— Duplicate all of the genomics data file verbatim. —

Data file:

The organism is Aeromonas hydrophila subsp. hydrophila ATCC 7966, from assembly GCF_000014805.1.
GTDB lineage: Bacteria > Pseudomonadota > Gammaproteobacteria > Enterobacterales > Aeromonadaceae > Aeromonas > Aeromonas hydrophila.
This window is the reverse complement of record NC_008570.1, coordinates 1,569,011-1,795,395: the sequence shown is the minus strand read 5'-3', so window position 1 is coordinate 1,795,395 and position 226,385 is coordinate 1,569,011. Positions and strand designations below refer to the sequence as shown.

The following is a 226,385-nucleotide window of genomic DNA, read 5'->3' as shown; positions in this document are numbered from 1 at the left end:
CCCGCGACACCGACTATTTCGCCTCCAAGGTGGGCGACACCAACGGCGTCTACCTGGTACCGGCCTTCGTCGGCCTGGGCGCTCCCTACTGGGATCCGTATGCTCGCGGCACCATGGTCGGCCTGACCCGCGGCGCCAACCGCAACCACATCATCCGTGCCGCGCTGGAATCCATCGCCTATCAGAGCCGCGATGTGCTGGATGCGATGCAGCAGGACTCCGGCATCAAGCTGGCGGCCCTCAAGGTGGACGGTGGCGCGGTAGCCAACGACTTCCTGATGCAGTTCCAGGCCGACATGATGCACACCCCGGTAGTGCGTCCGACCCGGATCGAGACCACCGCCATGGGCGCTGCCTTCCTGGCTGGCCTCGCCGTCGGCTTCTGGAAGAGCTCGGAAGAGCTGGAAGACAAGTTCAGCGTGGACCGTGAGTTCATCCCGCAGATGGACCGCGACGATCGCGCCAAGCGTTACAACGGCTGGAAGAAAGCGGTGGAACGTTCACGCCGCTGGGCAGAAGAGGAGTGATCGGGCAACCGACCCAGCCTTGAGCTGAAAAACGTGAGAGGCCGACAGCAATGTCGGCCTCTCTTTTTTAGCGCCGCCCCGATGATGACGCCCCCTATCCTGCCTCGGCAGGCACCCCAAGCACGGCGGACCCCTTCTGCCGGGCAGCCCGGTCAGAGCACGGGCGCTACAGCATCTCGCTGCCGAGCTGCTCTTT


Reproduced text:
The organism is Aeromonas hydrophila subsp. hydrophila ATCC 7966, from assembly GCF_000014805.1.
GTDB lineage: Bacteria > Pseudomonadota > Gammaproteobacteria > Enterobacterales > Aeromonadaceae > Aeromonas > Aeromonas hydrophila.
This window is the reverse complement of record NC_008570.1, coordinates 1,569,011-1,795,395: the sequence shown is the minus strand read 5'-3', so window position 1 is coordinate 1,795,395 and position 226,385 is coordinate 1,569,011. Positions and strand designations below refer to the sequence as shown.

The following is a 226,385-nucleotide window of genomic DNA, read 5'->3' as shown; positions in this document are numbered from 1 at the left end:
CCCGCGACACCGACTATTTCGCCTCCAAGGTGGGCGACACCAACGGCGTCTACCTGGTACCGGCCTTCGTCGGCCTGGGCGCTCCCTACTGGGATCCGTATGCTCGCGGCACCATGGTCGGCCTGACCCGCGGCGCCAACCGCAACCACATCATCCGTGCCGCGCTGGAATCCATCGCCTATCAGAGCCGCGATGTGCTGGATGCGATGCAGCAGGACTCCGGCATCAAGCTGGCGGCCCTCAAGGTGGACGGTGGCGCGGTAGCCAACGACTTCCTGATGCAGTTCCAGGCCGACATGATGCACACCCCGGTAGTGCGTCCGACCCGGATCGAGACCACCGCCATGGGCGCTGCCTTCCTGGCTGGCCTCGCCGTCGGCTTCTGGAAGAGCTCGGAAGAGCTGGAAGACAAGTTCAGCGTGGACCGTGAGTTCATCCCGCAGATGGACCGCGACGATCGCGCCAAGCGTTACAACGGCTGGAAGAAAGCGGTGGAACGTTCACGCCGCTGGGCAGAAGAGGAGTGATCGGGCAACCGACCCAGCCTTGAGCTGAAAAACGTGAGAGGCCGACAGCAATGTCGGCCTCTCTTTTTTAGCGCCGCCCCGATGATGACGCCCCCTATCCTGCCTCGGCAGGCACCCCAAGCACGGCGGACCCCTTCTGCCGGGCAGCCCGGTCAGAGCACGGGCGCTACAGCATCTCGCTGCCGAGCTGCTCTTT